Monetary donations still much needed as Community Centre 55’s Share a Christmas campaign enters final stretch

Community Centre 55 Executive Director Debbie Visconti, centre, accepts a donation of 300 carbon monoxide detectors from Toronto Fire Services and First Alert Canada recently. The carbon monoxide detectors will be given out to local families in need this year as part of Community Centre 55's Share a Christmas campaign. Photo: Submitted.

By ALAN SHACKLETON

Community Centre 55’s Share a Christmas campaign is in its final push for donations as it works to help more than 1,000 local families who are in need this holiday season.

The COVID-19 pandemic has delivered this year’s campaign a double-whammy as it increased the number of people seeking help while also severely limiting the number of volunteers Community Centre 55 can utilize and completely ending donations of non-perishable food items.

Debbie Visconti, Executive Director of Community Centre 55, said the cost of replacing what was traditionally a flood of donated food items is a challenge for this year’s Share a Christmas.

“My biggest ask is for financial donations,” she said. “We have had to replace thousands of pounds of food donations with cash purchases.”

Instead of packing Christmas hampers full of food and other items to last recipients for a number of days over the holidays, Community Centre 55 is now giving out grocery store gift cards for those in need to use.

That’s because COVID-19 has put a stop to the traditional gatherings of large groups of volunteers over the past 39 years at the centre who spend evenings packing up the hampers with donations.

“Our volunteers want to help but they just can’t,” said Visconti of the packing and delivering of hampers.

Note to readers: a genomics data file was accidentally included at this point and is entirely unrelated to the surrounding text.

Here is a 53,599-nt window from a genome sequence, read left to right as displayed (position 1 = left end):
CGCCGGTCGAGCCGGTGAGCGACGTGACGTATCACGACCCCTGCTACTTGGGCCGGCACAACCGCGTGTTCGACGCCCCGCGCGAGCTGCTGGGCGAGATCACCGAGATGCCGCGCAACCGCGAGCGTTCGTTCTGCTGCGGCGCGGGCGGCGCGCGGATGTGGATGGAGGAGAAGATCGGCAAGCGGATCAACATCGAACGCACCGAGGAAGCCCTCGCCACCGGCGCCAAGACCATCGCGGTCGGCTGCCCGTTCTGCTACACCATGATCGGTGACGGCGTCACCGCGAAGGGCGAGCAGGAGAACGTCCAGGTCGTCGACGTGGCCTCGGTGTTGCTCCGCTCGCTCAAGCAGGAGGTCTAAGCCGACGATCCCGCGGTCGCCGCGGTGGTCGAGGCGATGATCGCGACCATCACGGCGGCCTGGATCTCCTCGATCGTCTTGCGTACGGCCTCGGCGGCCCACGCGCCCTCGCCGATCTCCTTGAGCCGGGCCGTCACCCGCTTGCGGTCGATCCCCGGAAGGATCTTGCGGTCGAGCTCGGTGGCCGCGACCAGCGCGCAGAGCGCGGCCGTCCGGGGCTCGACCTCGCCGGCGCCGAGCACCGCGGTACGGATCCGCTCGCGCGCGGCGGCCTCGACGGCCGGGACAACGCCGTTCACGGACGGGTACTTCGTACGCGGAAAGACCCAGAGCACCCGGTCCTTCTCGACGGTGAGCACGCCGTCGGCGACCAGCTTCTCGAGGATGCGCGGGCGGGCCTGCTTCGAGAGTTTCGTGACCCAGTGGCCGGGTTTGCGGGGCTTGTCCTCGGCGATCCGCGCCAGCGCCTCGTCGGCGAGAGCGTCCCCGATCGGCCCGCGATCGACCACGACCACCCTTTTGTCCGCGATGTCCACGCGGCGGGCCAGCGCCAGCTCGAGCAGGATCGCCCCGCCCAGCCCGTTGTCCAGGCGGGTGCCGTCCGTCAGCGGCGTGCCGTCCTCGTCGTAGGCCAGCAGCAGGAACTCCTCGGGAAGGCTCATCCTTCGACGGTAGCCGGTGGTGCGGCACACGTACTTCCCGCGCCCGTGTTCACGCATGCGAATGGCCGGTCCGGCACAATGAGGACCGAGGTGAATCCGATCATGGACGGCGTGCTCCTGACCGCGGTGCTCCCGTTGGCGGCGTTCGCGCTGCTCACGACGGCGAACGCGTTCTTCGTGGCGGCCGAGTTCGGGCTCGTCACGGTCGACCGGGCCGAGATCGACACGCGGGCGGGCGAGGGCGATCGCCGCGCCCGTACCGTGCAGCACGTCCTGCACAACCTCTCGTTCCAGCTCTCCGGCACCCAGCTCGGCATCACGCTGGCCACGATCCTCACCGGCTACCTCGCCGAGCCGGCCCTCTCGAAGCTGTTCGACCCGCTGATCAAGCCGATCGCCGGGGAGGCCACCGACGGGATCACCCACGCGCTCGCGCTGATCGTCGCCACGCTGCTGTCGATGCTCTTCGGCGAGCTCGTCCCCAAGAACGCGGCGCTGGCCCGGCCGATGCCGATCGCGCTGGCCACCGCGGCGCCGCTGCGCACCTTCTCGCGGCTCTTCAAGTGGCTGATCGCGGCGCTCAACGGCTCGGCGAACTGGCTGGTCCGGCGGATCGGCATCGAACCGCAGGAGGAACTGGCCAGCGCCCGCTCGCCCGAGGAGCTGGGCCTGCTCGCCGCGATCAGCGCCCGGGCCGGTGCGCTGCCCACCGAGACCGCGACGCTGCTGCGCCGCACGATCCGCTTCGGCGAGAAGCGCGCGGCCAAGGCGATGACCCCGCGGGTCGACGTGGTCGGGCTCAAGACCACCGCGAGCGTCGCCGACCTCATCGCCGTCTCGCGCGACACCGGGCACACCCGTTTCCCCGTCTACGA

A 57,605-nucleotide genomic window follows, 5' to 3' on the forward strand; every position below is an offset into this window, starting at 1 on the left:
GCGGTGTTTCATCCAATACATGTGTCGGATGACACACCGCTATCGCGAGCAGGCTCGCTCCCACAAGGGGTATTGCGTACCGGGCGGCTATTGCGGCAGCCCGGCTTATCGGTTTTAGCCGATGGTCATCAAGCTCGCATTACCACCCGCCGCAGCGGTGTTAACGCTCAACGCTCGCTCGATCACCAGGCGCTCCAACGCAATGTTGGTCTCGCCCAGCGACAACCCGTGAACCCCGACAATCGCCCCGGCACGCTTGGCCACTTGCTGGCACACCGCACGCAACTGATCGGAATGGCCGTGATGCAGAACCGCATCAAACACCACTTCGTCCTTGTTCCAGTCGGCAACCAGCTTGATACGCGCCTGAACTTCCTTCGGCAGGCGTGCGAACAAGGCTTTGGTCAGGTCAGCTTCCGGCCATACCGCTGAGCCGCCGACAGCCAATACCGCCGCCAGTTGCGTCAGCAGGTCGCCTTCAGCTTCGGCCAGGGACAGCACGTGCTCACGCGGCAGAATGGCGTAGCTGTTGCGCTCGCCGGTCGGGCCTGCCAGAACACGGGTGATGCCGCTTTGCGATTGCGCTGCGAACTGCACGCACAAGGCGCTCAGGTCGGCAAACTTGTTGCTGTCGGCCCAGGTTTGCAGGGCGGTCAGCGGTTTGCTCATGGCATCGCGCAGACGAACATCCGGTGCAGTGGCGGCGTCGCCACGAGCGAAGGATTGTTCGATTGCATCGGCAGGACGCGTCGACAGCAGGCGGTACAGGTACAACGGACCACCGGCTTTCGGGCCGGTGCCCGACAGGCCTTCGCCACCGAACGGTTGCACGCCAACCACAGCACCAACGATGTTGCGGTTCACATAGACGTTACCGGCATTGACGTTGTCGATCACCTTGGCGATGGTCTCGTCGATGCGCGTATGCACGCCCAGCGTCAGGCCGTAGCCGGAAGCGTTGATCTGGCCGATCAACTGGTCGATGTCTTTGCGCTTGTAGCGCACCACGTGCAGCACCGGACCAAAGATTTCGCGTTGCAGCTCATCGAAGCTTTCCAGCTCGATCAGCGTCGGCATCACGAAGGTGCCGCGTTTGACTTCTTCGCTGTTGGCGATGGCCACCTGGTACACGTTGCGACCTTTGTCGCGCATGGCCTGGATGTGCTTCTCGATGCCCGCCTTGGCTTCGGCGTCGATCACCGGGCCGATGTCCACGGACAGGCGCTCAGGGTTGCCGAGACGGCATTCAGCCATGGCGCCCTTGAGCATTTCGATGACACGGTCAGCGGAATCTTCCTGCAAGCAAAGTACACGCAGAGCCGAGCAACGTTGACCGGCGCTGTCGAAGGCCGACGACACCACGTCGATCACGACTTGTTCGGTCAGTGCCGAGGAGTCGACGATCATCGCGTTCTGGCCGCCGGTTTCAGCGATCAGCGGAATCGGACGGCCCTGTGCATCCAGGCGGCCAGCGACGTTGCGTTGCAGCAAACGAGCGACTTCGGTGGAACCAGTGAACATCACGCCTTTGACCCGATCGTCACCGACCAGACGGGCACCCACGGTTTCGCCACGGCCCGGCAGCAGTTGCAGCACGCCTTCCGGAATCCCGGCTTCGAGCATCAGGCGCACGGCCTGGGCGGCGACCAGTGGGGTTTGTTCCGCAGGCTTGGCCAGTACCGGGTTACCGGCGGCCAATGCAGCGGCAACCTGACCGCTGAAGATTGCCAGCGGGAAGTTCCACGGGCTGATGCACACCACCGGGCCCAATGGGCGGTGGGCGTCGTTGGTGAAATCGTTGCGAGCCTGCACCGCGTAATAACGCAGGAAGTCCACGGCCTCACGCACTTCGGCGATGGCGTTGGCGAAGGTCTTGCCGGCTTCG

Since many families are scaling back their holiday celebrations due to the pandemic, Visconti said some of those savings are finding their way to the Share a Christmas campaign.

“So instead of spending it on themselves, they are helping others in the community,” she said of these donations.

Numerous individuals and organizations are also stepping up to help, said Visconti.
Toronto Fire Services dropped off toy donations as did the Toronto Transit Commission’s (TTC) Stuff the Bus. Also, Toronto Fire with the help of First Alert Canada donated 300 carbon monoxide alarms which will be distributed by Community Centre 55 to families in need.

Local businesses such as DeClute Real Estate are also helping collect toys and raise funds for this year’s Share a Christmas. DeClute is running a Holiday Toy Drive Porch Pick Up campaign and more info can be found at https://holidaypickup.com/

As well, Beaches Lacrosse helped raise more than $10,000 as they matched donations up to $5,000 as part of an initiative to use excess funds from The Jammer tournament which did not take place this year due to COVID-19.

Visconti appreciates all of the support coming from the community.

“Everyone is helping us by doing whatever they can…It’s a lot of little efforts that are making the difference.”

She added that despite the challenges, both financially and logistically this year, there was never a thought to cancelling Share a Christmas for 2020 as so many people depend on it.

“We just couldn’t let it go even though there is a pandemic.”

The best way members of the community can help is by making a donation, and that can be done directly to Community Centre 55, at 97 Main St., or online by going to www.centre55.com.

Community Centre 55 can also be reached at 416-691-1113.


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